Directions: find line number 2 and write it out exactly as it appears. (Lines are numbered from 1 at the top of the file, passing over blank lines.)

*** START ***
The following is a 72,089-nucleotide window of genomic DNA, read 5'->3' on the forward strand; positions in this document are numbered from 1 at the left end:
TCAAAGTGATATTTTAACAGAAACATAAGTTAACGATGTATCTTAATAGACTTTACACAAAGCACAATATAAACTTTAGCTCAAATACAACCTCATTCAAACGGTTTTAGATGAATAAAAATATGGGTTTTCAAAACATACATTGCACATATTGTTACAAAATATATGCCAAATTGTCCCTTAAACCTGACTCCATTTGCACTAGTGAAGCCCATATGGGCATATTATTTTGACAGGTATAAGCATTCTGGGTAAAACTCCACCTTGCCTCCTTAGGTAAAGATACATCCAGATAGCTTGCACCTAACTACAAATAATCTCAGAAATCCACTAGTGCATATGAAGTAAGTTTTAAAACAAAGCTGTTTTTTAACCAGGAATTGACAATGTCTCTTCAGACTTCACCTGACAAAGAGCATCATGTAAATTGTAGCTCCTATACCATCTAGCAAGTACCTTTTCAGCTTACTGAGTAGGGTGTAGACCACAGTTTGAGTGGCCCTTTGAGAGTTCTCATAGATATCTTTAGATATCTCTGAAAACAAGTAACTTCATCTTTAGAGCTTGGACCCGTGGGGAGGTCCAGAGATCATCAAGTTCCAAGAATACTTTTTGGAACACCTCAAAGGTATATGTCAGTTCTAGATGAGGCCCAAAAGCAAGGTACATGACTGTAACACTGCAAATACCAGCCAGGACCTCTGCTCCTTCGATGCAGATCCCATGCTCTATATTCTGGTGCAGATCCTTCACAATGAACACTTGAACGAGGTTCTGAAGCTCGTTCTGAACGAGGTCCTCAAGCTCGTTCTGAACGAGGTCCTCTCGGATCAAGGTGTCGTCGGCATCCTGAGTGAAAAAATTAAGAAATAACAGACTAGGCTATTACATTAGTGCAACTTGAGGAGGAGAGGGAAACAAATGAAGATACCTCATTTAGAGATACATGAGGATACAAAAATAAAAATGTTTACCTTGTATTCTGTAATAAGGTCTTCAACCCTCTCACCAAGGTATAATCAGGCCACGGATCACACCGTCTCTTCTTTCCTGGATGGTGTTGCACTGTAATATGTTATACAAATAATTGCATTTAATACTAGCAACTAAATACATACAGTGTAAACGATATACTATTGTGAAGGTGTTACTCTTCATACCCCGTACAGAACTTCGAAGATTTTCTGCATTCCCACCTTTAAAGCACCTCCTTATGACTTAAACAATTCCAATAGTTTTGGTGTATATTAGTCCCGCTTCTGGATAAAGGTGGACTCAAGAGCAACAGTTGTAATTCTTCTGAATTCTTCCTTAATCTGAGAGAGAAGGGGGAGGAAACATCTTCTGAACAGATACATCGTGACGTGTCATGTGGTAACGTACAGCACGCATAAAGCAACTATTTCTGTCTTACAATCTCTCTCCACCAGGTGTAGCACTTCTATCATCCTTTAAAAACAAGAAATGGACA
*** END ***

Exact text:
TCAAAGTGATATTTTAACAGAAACATAAGTTAACGATGTATCTTAATAGACTTTACACAAAGCACAATATAAACTTTAGCTCAAATACAACCTCATTCAAACGGTTTTAGATGAATAAAAATATGGGTTTTCAAAACATACATTGCACATATTGTTACAAAATATATGCCAAATTGTCCCTTAAACCTGACTCCATTTGCACTAGTGAAGCCCATATGGGCATATTATTTTGACAGGTATAAGCATTCTGGGTAAAACTCCACCTTGCCTCCTTAGGTAAAGATACATCCAGATAGCTTGCACCTAACTACAAATAATCTCAGAAATCCACTAGTGCATATGAAGTAAGTTTTAAAACAAAGCTGTTTTTTAACCAGGAATTGACAATGTCTCTTCAGACTTCACCTGACAAAGAGCATCATGTAAATTGTAGCTCCTATACCATCTAGCAAGTACCTTTTCAGCTTACTGAGTAGGGTGTAGACCACAGTTTGAGTGGCCCTTTGAGAGTTCTCATAGATATCTTTAGATATCTCTGAAAACAAGTAACTTCATCTTTAGAGCTTGGACCCGTGGGGAGGTCCAGAGATCATCAAGTTCCAAGAATACTTTTTGGAACACCTCAAAGGTATATGTCAGTTCTAGATGAGGCCCAAAAGCAAGGTACATGACTGTAACACTGCAAATACCAGCCAGGACCTCTGCTCCTTCGATGCAGATCCCATGCTCTATATTCTGGTGCAGATCCTTCACAATGAACACTTGAACGAGGTTCTGAAGCTCGTTCTGAACGAGGTCCTCAAGCTCGTTCTGAACGAGGTCCTCTCGGATCAAGGTGTCGTCGGCATCCTGAGTGAAAAAATTAAGAAATAACAGACTAGGCTATTACATTAGTGCAACTTGAGGAGGAGAGGGAAACAAATGAAGATACCTCATTTAGAGATACATGAGGATACAAAAATAAAAATGTTTACCTTGTATTCTGTAATAAGGTCTTCAACCCTCTCACCAAGGTATAATCAGGCCACGGATCACACCGTCTCTTCTTTCCTGGATGGTGTTGCACTGTAATATGTTATACAAATAATTGCATTTAATACTAGCAACTAAATACATACAGTGTAAACGATATACTATTGTGAAGGTGTTACTCTTCATACCCCGTACAGAACTTCGAAGATTTTCTGCATTCCCACCTTTAAAGCACCTCCTTATGACTTAAACAATTCCAATAGTTTTGGTGTATATTAGTCCCGCTTCTGGATAAAGGTGGACTCAAGAGCAACAGTTGTAATTCTTCTGAATTCTTCCTTAATCTGAGAGAGAAGGGGGAGGAAACATCTTCTGAACAGATACATCGTGACGTGTCATGTGGTAACGTACAGCACGCATAAAGCAACTATTTCTGTCTTACAATCTCTCTCCACCAGGTGTAGCACTTCTATCATCCTTTAAAAACAAGAAATGGACA